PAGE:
Dharamshala, India — The Tibetan Government in-exile strongly condemns the communist state in Beijing— imperialist regime under a new name for latest moves, systematically labeling "Middle Way, Mother Tongue, Welfare Groups" as “underground forces” and “illegal" in the occupied Tibet, which clearly shows that the guidelines are designed to target Tibetans.
The Central Tibetan Administration on Monday accused the authoritarian regime in China for further increasing its "suppression and crackdown on Tibetans" in Tibet "under the guise of campaign against ‘organised crimes’", while labeling any expressions of supporting "Middle Way, protect Tibetan’s mother tongue or engagements of Tibetan Welfare Group as “underground forces” and “illegal”".
"Recent report and official circular issued earlier this year labeled any expressions that support Middle Way, protect Tibetan’s mother tongue or engagements of Kyidug ( Tibetan Welfare Group) as “underground forces” and “illegal”. The Chinese authorities in the so-called Tibet Autonomous Region (TAR) issued a circular earlier in February that ordered Tibetans to spy on each other and report on “underground forces”, the UN & Human Rights Desk of the Department of Information and International Relations said on August 6, 2018, citing a recent report by the Human Rights Watch.
Targeting crackdown on Tibetans amid Beijing’s campaign in January to crackdown on “organised Crime and Eliminating Vice”, the circular labeled support for Middle Way, protection of mother tongue, and speaking on behalf of “masses” as “underground forces” that must be “resolutely combated”. The decree further ordered any “cases of violations or crimes by underground forces” should be informed to the Public Security Bureau.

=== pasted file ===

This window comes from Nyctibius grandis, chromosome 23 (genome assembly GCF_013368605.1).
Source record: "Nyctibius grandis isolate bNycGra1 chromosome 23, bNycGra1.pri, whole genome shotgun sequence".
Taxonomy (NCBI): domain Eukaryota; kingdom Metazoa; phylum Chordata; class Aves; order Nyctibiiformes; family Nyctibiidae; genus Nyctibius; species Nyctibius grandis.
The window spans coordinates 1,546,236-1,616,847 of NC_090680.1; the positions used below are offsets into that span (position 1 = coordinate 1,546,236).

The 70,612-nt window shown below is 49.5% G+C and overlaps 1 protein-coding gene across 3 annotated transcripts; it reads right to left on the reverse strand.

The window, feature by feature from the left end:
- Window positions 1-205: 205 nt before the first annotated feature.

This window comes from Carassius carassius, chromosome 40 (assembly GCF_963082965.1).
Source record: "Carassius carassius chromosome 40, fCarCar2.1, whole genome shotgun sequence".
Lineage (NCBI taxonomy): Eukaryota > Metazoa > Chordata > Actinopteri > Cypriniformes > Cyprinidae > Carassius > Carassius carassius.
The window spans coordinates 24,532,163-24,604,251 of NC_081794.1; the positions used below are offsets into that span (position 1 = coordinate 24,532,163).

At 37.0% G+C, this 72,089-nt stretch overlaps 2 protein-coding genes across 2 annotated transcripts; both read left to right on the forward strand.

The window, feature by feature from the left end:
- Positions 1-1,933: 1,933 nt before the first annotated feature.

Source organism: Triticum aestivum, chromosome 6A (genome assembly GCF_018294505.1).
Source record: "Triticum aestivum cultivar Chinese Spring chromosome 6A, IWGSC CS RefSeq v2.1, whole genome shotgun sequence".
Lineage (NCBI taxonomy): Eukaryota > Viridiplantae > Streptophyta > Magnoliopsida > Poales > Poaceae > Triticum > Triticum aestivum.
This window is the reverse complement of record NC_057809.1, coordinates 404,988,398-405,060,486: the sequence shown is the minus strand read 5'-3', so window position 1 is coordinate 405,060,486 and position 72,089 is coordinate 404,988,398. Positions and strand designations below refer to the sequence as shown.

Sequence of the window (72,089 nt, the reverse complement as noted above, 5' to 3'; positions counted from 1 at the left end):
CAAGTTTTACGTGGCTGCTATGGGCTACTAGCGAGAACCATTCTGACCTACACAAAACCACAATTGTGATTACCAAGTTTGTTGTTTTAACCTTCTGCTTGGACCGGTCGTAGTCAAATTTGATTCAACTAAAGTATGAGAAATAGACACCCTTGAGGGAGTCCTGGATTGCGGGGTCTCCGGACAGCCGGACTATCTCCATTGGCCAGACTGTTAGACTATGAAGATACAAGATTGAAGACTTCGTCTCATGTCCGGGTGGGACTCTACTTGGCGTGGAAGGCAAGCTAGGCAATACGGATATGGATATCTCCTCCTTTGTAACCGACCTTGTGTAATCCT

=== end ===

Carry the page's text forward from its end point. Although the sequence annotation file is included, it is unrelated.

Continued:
In its recently release report titled “”Illegal Organisations”:China’s Crackdown on Tibetan Social Groups,” the UN & Human Rights Desk said that the HRW gave details of the activities Beijing listed as “illegal,” including support for middle way, protection of mother tongue, and social grouping.
'The report underlined that the Chinese campaign aimed to attack “organized crime” and “mafia-like gangs” is used “to target suspected political dissidents and to suppress civil society initiatives” by the authorities in Tibet,' it added.
'The restrictions and guidelines are “intended to increase the authority of the CCP at grassroots level, by destroying any remaining influence of lamas and traditional leaders within Tibetan communities”, which clearly shows that the guidelines are designed to target Tibetans,' it said citing the report by the HRW.
Speaking with the official media, the Central Tibetan Administration spokesperson Sonam Norbu Dagpo termed the recent development as one of the regular move by the Chinese authorities. But he also said that the criminalisation of Tibetans who are involved in organisations or engages with local groups aimed towards advancing Tibetan culture, protecting Tibetan natural environment, and expressing devotion to religious heads and teachings, have often been reported in past years.
“However this particular move vividly reflects the extent to which the Chinese authorities can further increase suppression and crackdown on Tibetans under the guise of campaign against ‘organised crimes’,” says Sonam Norbu Dagpo who is also Secretary of the DIIR, CTA.
The Chinese authoritarian regime in Beijing began their invasion of Tibet in 1949, reaching complete occupation of the country in 1959. Since that time, more than 1.2 million people, 20% of the nation's population of six million, have died as a direct result of China's invasion and occupation. In addition, over 99% of Tibet's six thousand religious monasteries, temples, and shrines, have been looted or decimated resulting in the destruction of hundreds of thousands of sacred Buddhist scriptures.